I don't think most actually do, or if they do, they don't do a particularly good job of it. Really with DBs you expect that if you do an INSERT it will actually happen. So a lot of databases (at least Postgres and SQLite) call fsync after the completion
of a simple write operation. Which on barriers enabled FS, tends to block until the data is actually written out to disk. Which is of course, slow.
Without barriers the kernel decides when it feels it is appropriate to actually write the data to disc.This means a lot of file operations (both read and write) are all happening entirely in RAM, and only when the disk is available and it doesn't hamper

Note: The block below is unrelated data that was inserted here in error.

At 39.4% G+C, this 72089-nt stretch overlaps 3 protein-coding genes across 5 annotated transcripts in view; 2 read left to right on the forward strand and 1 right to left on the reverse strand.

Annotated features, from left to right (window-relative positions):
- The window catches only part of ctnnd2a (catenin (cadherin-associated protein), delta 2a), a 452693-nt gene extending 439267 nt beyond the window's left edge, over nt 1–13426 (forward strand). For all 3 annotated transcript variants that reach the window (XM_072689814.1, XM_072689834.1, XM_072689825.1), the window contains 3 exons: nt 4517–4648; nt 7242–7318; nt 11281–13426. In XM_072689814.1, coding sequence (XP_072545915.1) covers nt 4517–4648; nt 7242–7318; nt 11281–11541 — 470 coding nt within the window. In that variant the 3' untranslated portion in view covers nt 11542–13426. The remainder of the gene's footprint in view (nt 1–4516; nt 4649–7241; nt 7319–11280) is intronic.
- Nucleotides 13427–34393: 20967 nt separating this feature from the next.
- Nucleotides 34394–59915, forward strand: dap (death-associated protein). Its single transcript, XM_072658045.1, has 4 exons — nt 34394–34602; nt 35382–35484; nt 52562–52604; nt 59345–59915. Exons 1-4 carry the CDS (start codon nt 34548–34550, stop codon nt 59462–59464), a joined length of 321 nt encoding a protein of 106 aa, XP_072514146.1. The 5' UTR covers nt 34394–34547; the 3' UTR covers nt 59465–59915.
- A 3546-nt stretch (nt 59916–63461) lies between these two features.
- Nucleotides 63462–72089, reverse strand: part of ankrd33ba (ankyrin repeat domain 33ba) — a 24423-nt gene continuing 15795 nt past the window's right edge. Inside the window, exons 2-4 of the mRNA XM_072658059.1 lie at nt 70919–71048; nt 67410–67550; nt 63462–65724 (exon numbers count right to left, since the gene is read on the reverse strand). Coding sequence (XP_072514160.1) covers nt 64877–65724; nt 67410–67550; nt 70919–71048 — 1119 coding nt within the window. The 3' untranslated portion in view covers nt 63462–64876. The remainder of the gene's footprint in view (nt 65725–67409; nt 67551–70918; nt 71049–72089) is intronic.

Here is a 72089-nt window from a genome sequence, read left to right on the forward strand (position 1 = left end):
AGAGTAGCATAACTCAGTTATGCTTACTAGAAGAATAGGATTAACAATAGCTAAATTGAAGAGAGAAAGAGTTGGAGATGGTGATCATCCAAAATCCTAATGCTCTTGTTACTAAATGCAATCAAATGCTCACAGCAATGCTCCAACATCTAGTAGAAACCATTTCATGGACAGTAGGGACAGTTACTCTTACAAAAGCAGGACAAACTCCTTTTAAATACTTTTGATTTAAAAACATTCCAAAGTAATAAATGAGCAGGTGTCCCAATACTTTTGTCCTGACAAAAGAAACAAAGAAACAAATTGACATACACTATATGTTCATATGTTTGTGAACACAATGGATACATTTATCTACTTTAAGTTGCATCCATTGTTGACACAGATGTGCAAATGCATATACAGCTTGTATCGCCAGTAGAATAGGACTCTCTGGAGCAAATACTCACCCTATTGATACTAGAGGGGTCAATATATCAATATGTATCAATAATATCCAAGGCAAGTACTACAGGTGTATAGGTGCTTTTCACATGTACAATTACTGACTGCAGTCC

performence will the kernel persist the contents to disk. This can be as long as 60 seconds after the fsync request was made (or longer?).
You can fine tweak the performance vs data security, but the more data security you want, the less performance you are going to get (and vise-versa). Just a fact of life I guess.
Well I'm talking about the commercial database servers where scaling is necessary. Like Microsoft SQL Server running Hotmail or something. And if you've ever run MSSQL you know that it will consume all memory on the machine with the out-of-box configuration,
because its doing its own disk caching.